Correlation Between CD4 Percent And Total Lymphocyte Count (TLC): TLC Thresholds Are Suboptimal For Initiation Of Antiretroviral Therapy In HIV-Infected Nigerian Children.
G Ashir, A Rabasa, M Gofama, M Gimba, L Mshelia
G Ashir, A Rabasa, M Gofama, M Gimba, L Mshelia. Correlation Between CD4 Percent And Total Lymphocyte Count (TLC): TLC Thresholds Are Suboptimal For Initiation Of Antiretroviral Therapy In HIV-Infected Nigerian Children.. The Internet Journal of Infectious Diseases. 2009 Volume 9 Number 1.
Total lymphocyte count (TLC) has been proposed by the world health organisation (WHO) as an alternative to percentage of CD4+ T-cell to indicate when antiretroviral therapy (ART) should be started in HIV-infected children in resource-poor setting.
New cases paediatric HIV infection has been increasing in Nigeria over the years and the number of HIV positive children requiring ARV was estimated to be 98,040, of which less than 5% actually received ART 1. Disease outcome is usually faster and more serious than in adults, resulting in high mortality and morbidity rates due to serious opportunistic infections1,2. For this reason, early prophylactic measures and specific antiretroviral therapy (ART) are mandatory and without treatment HIV-infected children are likely to die before the age of 3 years1, 2. Absolute CD4 lymphocyte count and percentage and more recently, plasma viral load have been considered the most reliable markers of disease progression in HIV-infected patients1-3 and have been the basis for indicating ART as well as prophylaxis against opportunistic infections. However, these tests require resource and technical expertise both of which are not routinely available in many resource-poor settings such as Nigeria. CD4+ t-lymphocytes constitute at least 60% of the total lymphocyte count (TLC) in the blood. It is therefore reasonable to say that if CD4+ cell fall significantly as occur in HIV infection, it should reflect in concomitant fall in TLC thereby making absolute lymphocyte count a potential surrogate test for CD4 count4. The equipment and skills to perform total white blood cell count and differential are readily available in most hospitals and clinics in resource-poor countries, and performing a TLC costs less than US$1, a fraction of the cost of a CD4 cell measurement5. Several studies in children indicate that TLC independently predicts mortality and correlates with both CD4 percentage and total CD4 cell count4,6,7. However, because TLC is high in children <18 months of age, its reliability as a predictor of mortality in HIV-infected children varies with age and these studies were done in developed countries 7. Based on clinical studies of CD4 count and TLC such as the ones outlined above, the World Health Organization (WHO) recommended that health facilities without the ability to perform CD4 measurement should use TLC to guide decisions on when to start ART in patients who are mildly symptomatic8. We aimed to evaluation the relationship between CD4% and TLC and to assess thresholds of TLC at which ART should be considered in HIV-infected children in resource-poor setting, Nigeria.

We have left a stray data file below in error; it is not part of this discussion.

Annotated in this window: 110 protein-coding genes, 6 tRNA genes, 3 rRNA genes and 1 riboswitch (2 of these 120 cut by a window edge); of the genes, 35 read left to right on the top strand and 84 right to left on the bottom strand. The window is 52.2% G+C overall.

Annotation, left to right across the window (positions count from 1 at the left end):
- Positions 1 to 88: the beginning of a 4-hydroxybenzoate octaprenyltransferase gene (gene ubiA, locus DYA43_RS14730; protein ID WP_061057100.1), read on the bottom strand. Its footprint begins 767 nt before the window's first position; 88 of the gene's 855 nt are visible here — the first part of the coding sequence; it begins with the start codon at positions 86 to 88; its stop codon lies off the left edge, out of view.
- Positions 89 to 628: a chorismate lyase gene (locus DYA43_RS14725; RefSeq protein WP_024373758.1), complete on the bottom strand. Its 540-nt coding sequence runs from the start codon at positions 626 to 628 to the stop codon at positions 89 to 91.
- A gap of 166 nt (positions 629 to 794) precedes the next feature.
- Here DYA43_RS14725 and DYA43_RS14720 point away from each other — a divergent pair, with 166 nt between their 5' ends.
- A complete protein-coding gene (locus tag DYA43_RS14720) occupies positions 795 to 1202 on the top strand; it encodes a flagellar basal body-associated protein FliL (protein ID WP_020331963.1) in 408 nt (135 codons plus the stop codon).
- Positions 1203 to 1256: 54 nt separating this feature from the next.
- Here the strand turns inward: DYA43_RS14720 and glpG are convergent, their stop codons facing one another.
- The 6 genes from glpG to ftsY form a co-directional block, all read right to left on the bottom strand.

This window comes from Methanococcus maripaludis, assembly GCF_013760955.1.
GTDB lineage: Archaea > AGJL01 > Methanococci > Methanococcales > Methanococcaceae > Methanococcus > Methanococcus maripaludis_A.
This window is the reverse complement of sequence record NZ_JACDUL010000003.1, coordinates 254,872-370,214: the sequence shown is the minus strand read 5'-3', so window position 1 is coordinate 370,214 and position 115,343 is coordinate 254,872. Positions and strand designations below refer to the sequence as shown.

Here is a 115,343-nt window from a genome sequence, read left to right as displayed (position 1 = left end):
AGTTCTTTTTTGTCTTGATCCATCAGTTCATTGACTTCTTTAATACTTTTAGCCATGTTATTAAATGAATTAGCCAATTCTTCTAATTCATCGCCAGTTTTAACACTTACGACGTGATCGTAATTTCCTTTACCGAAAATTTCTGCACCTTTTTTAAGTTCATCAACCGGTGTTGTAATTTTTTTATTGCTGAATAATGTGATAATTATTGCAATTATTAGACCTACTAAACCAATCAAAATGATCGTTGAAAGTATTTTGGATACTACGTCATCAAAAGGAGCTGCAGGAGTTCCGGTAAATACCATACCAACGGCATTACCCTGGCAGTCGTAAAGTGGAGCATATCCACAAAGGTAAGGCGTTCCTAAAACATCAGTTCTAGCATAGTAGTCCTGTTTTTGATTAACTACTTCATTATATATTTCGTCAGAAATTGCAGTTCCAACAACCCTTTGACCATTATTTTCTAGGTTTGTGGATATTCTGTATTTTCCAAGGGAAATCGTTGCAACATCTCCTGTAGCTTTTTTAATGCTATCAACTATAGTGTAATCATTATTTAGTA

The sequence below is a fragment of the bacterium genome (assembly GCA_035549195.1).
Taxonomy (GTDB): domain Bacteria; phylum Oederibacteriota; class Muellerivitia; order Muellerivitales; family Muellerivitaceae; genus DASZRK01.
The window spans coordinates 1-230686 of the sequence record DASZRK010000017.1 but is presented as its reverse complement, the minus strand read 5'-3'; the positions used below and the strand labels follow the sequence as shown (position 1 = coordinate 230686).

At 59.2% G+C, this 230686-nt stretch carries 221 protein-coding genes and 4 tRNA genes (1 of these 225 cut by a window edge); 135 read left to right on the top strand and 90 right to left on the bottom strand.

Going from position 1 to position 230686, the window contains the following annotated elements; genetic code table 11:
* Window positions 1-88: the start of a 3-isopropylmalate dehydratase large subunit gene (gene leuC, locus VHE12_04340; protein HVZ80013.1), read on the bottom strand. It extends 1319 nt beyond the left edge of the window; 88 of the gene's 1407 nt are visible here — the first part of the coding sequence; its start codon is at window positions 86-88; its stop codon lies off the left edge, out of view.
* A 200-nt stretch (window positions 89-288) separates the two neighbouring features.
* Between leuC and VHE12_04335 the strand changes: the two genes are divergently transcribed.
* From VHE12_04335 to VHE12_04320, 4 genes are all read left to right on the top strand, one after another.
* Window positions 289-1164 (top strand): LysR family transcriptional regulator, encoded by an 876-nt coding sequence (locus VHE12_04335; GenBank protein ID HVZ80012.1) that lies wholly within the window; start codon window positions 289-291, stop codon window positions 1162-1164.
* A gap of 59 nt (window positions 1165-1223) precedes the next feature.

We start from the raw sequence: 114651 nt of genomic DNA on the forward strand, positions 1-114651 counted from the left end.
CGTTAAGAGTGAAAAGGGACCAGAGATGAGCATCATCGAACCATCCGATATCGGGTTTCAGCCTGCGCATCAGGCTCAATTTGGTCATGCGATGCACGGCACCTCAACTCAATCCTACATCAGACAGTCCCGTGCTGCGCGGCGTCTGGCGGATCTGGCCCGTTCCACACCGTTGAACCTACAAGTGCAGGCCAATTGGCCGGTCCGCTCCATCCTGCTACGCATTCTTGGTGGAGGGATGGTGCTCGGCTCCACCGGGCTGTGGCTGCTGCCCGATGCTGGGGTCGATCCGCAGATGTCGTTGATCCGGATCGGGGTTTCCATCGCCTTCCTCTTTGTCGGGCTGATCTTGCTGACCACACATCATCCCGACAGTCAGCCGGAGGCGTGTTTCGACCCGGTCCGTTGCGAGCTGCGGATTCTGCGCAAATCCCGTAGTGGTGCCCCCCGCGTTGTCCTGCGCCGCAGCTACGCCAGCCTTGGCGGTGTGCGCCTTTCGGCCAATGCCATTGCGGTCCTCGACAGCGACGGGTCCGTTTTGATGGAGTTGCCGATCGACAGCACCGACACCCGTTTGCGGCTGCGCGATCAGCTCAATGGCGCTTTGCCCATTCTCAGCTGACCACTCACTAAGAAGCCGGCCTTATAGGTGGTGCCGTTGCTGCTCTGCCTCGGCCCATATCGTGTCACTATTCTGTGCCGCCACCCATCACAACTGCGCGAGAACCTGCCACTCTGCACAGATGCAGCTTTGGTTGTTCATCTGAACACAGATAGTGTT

Subjects and Methods
A retrospective study of HIV-infected children, antiretroviral-naïve aged 4 months to 14 years, attending the paediatric infectious diseases unit at the University of Maiduguri Teaching Hospital (UMTH), Maiduguri, Nigeria, from July 2005 to June 2008 were enrolled. Ethical approval was obtained from the ethical committee of UMTH. Written consent for participation in the study was obtained from children’s parents/caregivers. Their HIV status was confirmed by a Western blot test after an initial reactive enzyme-linked immunosorbent assay (ELISA). The polymerase chain reaction (PCR) for HIV-1 DNA was used to confirm HIV status in children aged less than 18 months.
On enrolment, clinical and laboratory data collected at baseline were analysed for all eligible children. Baseline haematological indices such as white blood cell (WBC) count and WBC differential count was obtained using an automated haematology counter (Advia-60, Advia) and CD4 lymphocyte count and % were obtained using the flow cytometry (the gold standard). Total lymphocyte count was calculated from the WBC count and the differential lymphocytes percentage (TLC is the WBC count multiplied by the lymphocyte percentage). Information obtained was entered into a data sheet and analysed for correlation between CD4% and TLC. For the purpose of this study, we used 2006 WHO age-specific immunological criteria (threshold) recommended for severe immunodeficiency and ART eligibility in children in resource-poor settings as the gold standard8.
Data were analysed using SPSS statistical software version 11. Means (± standard deviation (SD)), medians and percentages were used to express data. Spearman correlation and statistical indices were used for comparison. Sensitivity (se), specificity (sp), positive predictive value (PPV) and negative predictive value (NPV) of various TLC cut-offs were determined based on age-specificCD4% (CD4% <25% in ≤11 months infants, CD4% <20% in 12-35 months children, and for CD4% <15% in 36 months and above children), considered as gold standard for initiating ART in children (WHO). Tables were used for illustration where appropriate. A